Immediately after the September 11 attacks, he spoke of caution, of not veering into overreaction, yet soon he was picking fights with anyone who dared question U.S. reaction or even contextualize the attacks as "Anti-American" or worse. His early smears of Noam Chomsky and many others allowed for the entry -- even into some quarters of the Left for a short time -- of talk of loyalty and patriotism.
Hitchens became the patron saint of what some came to call "The Decent Left," those who signed the "Euston Manifesto." Seymour’s first book, The Liberal Defence of Murder, gives a history and analysis of this tendency, and is well worth the read. But Hitchens went far beyond even the "decent left" in his calls for civilizational warfare, his shocking and even genocidal Islamophobia (stating that he refused to share a planet with this "enemy"), even, tragically, his disavowal of his early and stalwart anti-Zionism.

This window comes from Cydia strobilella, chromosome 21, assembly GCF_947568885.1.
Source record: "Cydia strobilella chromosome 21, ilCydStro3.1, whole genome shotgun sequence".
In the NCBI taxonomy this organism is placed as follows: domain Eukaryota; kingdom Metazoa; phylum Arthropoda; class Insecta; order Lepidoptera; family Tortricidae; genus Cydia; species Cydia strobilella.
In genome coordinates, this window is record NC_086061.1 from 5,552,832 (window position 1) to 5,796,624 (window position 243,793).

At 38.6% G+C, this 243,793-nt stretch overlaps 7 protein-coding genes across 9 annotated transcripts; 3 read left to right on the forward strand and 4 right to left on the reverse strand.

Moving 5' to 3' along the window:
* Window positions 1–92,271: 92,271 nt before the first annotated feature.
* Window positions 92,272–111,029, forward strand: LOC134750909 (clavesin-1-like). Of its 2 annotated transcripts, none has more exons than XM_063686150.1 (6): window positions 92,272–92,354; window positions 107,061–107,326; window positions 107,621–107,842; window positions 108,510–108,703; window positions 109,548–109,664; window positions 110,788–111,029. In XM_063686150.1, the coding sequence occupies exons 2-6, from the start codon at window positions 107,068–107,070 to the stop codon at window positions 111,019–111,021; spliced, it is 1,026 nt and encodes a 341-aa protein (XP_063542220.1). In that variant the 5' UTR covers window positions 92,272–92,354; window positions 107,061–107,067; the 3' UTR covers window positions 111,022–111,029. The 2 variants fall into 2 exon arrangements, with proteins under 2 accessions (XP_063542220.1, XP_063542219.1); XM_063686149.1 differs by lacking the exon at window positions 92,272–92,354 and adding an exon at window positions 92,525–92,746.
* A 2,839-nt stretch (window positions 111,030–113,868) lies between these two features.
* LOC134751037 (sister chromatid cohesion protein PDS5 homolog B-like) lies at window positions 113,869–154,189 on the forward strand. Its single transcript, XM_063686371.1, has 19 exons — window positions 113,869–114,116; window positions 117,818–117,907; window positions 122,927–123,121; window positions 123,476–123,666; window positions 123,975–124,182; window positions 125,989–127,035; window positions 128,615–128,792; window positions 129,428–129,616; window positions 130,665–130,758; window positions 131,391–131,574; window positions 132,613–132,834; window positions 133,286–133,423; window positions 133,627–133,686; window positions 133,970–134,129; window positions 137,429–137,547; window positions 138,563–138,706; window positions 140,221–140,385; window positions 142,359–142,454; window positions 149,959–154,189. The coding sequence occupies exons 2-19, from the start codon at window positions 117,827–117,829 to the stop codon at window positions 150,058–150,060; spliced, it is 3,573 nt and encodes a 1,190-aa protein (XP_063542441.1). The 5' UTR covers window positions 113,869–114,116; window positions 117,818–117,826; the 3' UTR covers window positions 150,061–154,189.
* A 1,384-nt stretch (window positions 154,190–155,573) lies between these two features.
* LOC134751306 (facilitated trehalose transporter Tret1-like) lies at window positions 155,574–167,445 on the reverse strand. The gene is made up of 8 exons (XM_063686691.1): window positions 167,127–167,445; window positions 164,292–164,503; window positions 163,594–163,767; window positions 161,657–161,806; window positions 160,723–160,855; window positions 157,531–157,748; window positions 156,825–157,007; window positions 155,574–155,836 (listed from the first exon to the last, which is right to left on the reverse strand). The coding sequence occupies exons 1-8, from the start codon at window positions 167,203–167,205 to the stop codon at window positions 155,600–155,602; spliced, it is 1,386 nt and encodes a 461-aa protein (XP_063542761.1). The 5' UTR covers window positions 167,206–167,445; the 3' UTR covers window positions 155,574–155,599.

It reeks of the unintentionally self-parodying, hysterical outrage that only a stupid western Marxist could muster.